PORT CHARLOTTE — James Loney's return to the Rays — on a, relatively speaking, high-priced $21 million, three-year deal — was the product of mutual comfort and compatibility.
Loney liked whom he was playing for and with, the relaxed environment they played in, the success he and the team had, the security and familiarity he'd enjoy.
"It kind of felt like that feeling I was looking for," the first baseman said. "A great combination of everything."
And the Rays were pleased with so much of what he did: the Gold Glove-caliber defense, the consistent and better-than-expected offense, a steadying presence on and off the field with an occasional dash of comedic relief and flash of fire.
"He's got great sax appeal," manager Joe Maddon said.
It was early August, during one of the Rays' already crazed clubhouse victory celebrations, when Loney made clear just how much he enjoyed being part of it. He broke out the saxophone he'd played on and off since his school days and took what became a regular turn in the spotlight.
"Just havin' fun," he said.
Nobody really knew how it would work out when Loney signed with the Rays for the 2013 season. Coming off a dismal 2012 during which the Dodgers dealt him to the Red Sox, and after which L.A. manager Don Mattingly dismissively said he was "trending backward," Loney took a hefty pay cut — from $6.4 million to $2 million (plus $1 million in incentives) — in exchange for a shot to be a lineup regular and resurrect a once-promising career with the Rays.
"I was looking for a chance to play every day and have that opportunity again," said Loney, 29. "They told me they'd liked me for a while in the past. I was excited. I'd heard good things about here, too.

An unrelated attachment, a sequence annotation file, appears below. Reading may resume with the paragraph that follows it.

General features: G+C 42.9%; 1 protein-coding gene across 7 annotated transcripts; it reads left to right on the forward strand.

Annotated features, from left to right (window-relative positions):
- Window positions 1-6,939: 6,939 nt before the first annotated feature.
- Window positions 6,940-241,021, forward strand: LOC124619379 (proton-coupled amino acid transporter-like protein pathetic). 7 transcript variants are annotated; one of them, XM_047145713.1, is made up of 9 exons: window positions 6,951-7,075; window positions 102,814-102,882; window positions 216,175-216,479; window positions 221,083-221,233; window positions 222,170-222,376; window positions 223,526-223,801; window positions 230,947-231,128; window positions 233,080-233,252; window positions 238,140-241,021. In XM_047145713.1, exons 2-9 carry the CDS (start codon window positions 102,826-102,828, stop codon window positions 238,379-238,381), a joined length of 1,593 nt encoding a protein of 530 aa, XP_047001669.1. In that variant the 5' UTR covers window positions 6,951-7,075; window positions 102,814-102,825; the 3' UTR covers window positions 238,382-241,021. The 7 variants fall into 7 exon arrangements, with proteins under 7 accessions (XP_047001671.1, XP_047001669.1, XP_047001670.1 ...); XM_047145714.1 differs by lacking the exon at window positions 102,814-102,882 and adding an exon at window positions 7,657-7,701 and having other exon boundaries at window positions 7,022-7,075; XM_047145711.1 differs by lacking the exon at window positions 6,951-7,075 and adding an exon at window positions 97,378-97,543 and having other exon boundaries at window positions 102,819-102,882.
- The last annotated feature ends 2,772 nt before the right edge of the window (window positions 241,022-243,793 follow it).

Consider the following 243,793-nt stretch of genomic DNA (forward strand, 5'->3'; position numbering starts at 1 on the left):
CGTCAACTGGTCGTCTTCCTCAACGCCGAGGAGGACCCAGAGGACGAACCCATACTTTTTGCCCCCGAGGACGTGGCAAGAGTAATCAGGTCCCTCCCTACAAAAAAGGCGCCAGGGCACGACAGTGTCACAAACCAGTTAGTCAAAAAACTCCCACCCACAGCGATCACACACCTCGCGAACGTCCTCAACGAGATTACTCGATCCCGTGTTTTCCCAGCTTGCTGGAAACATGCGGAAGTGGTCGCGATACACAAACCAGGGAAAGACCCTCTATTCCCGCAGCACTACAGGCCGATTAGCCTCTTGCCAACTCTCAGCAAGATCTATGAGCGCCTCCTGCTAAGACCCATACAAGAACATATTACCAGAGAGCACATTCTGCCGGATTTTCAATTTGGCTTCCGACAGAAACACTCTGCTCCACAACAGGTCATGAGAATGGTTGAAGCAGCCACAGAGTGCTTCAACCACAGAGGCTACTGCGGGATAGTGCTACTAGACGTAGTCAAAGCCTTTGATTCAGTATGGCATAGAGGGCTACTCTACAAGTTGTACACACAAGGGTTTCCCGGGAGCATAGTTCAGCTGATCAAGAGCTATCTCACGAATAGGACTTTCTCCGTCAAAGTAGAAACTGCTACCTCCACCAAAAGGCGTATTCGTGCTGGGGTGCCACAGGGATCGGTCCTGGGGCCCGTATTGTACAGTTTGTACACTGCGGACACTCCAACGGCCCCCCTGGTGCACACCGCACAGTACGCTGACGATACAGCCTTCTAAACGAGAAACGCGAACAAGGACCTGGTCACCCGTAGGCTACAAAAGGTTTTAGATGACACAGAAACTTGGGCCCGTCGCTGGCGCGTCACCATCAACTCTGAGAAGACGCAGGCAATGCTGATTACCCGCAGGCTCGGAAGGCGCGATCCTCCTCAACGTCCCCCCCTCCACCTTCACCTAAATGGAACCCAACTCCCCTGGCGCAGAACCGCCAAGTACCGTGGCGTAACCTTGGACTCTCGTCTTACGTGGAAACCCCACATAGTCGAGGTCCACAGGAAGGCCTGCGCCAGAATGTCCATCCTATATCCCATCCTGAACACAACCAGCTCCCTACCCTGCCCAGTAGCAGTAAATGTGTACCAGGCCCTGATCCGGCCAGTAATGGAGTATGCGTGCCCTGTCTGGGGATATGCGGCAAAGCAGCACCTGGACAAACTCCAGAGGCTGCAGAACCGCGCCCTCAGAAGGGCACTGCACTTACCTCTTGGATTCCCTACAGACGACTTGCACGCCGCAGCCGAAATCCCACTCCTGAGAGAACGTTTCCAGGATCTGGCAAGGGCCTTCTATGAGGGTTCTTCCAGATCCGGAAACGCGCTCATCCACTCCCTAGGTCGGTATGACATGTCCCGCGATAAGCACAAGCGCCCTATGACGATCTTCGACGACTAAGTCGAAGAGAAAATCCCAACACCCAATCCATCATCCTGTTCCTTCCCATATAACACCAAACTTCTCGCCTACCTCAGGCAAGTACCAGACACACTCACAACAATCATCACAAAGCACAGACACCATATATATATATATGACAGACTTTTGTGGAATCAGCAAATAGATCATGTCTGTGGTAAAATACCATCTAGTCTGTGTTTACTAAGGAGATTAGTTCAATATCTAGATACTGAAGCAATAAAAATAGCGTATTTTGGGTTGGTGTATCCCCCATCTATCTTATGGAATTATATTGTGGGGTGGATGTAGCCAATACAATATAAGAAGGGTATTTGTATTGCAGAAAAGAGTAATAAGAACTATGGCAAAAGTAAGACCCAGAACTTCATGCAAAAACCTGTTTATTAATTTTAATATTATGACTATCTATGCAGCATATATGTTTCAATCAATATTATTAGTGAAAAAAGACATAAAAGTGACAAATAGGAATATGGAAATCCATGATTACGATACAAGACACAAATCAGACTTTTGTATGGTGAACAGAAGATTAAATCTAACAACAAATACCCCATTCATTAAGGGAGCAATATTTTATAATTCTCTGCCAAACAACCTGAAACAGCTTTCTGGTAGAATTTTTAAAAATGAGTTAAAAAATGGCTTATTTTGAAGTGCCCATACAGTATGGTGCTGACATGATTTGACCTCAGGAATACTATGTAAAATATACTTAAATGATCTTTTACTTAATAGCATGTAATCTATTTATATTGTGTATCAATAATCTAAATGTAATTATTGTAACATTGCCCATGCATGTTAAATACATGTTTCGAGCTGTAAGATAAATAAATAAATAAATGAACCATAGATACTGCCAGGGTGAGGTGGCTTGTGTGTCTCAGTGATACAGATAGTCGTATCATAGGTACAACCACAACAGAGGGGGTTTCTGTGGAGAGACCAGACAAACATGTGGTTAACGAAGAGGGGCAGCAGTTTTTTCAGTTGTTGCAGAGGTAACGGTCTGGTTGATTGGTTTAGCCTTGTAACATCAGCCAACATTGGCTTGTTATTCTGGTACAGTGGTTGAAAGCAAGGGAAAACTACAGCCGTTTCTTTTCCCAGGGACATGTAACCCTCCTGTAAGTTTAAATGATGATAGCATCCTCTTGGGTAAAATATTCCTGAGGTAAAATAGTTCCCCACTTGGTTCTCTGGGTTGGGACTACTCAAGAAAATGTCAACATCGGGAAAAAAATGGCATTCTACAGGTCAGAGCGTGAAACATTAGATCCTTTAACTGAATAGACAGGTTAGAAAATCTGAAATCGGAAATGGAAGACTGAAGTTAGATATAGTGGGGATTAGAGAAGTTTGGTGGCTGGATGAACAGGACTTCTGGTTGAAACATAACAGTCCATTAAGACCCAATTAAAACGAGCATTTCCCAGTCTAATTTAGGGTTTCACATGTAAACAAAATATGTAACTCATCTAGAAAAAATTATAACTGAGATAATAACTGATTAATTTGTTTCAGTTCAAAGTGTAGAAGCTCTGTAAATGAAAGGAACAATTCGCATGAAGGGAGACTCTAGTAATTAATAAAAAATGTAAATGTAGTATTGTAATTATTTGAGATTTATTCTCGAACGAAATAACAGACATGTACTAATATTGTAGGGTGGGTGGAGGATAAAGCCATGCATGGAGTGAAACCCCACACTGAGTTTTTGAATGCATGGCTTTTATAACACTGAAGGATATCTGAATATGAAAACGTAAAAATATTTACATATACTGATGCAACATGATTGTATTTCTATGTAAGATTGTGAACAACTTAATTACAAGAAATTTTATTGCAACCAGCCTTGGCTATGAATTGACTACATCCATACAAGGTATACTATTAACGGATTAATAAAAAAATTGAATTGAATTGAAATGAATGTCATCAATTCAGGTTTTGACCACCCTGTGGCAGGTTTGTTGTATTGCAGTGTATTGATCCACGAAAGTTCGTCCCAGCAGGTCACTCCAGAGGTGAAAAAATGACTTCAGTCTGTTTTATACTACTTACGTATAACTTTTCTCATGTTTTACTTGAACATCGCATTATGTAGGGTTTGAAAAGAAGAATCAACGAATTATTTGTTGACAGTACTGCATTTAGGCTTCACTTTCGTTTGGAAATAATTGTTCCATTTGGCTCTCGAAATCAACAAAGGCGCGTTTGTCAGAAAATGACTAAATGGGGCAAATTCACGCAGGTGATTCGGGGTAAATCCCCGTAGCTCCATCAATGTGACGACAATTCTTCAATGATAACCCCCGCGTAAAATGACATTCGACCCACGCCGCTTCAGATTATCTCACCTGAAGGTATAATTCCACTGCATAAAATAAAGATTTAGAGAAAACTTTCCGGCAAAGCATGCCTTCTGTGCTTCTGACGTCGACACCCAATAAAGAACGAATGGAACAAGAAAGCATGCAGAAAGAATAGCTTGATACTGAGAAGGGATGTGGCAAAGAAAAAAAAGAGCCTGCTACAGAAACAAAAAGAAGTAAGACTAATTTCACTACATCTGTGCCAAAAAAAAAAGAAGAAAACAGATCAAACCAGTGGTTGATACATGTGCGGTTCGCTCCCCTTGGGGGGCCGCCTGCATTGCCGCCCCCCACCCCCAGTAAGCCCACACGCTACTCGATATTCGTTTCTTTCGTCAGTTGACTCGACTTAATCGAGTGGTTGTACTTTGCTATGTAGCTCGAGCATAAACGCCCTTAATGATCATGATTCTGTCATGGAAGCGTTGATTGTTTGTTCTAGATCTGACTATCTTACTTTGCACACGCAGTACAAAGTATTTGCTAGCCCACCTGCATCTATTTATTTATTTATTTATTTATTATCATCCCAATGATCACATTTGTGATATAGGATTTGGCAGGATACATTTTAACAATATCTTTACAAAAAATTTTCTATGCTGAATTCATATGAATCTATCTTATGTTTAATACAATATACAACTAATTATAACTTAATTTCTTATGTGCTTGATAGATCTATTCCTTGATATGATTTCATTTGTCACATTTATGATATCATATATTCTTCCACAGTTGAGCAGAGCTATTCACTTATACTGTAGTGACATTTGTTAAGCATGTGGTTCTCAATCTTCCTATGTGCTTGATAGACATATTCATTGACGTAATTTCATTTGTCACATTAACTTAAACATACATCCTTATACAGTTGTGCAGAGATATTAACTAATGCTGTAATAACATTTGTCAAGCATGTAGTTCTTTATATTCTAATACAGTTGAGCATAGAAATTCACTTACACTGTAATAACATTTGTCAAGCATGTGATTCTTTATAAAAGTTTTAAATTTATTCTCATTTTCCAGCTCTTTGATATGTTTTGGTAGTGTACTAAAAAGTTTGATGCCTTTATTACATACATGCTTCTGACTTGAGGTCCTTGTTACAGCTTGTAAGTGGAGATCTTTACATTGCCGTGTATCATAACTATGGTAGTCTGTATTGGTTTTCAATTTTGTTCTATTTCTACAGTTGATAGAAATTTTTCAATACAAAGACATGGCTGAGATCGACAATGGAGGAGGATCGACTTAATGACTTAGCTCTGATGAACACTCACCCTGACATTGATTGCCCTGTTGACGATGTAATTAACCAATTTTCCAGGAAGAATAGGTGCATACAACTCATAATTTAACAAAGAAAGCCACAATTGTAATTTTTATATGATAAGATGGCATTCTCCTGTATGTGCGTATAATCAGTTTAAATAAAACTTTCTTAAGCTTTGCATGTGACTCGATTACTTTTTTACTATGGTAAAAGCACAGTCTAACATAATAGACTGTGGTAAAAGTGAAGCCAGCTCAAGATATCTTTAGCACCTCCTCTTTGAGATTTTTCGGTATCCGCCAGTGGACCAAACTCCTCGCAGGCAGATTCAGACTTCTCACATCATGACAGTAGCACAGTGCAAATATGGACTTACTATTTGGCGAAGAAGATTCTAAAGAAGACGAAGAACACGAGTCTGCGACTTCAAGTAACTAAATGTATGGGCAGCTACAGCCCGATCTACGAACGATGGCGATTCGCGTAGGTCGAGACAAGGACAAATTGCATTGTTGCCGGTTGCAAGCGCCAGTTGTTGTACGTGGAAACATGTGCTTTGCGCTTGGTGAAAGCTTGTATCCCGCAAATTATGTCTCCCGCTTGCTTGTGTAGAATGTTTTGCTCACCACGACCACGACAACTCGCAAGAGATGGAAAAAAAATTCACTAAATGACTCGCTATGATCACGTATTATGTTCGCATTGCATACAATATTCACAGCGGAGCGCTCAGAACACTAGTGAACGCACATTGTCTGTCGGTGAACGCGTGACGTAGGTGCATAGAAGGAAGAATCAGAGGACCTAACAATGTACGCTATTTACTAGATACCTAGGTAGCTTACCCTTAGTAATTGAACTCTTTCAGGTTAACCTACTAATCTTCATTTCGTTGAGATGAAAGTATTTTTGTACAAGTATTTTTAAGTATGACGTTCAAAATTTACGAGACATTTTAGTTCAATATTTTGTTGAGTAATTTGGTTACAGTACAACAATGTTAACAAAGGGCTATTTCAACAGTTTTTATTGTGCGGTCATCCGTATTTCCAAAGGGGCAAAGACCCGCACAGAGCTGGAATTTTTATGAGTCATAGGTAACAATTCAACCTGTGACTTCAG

"It wasn't too complicated. For me, it's figuring out what do you want. Are you in the part of your career thinking you're not an everyday guy yet? I did not think I was."
Loney couldn't have been more right.
And neither could the Rays.
The offensive contributions were strong: a team-high .299 average overall and .310 with runners in scoring position, a majors-best 29.8 percent line drives on balls in play, 13 homers, 75 RBIs, a .348 on-base percentage.
But the glove work was even better, not just in how well he performed, making tough plays easily and scooping throws effortlessly, but how he did it.
"He makes every position on the infield better," Maddon said. "Those guys relax in a good way — there's no rush, there's no hurry, there's no concern of a muff. … The confidence he draws from the rest of the guys is really significant."
Loney had other offers, but when the Rays agreed to go to three years and up to $21 million — the largest free-agent deal they've done under the Stuart Sternberg ownership — he eagerly signed back on, much to the pleasure of his teammates, making his gamble of the previous year well worth it.
"I definitely had a good feeling after the season," he said. "I was definitely happy with the progression and proud of the work I was putting in and believed it would pay off."
He liked the security of the multiyear deal, especially since he and wife Nadia in July had their first child, Jordan James. "You never know what can happen," he said. "As you get older you start thinking more about those kind of things with the family and that kind of stuff."
Plus Loney has some more sax playing to do.
"I want to win with these guys," he said. "It would be fun winning with these guys. It's just that feeling you want to experience."
Marc Topkin can be reached at email@example.com. Follow him on Twitter at @TBTimes_Rays.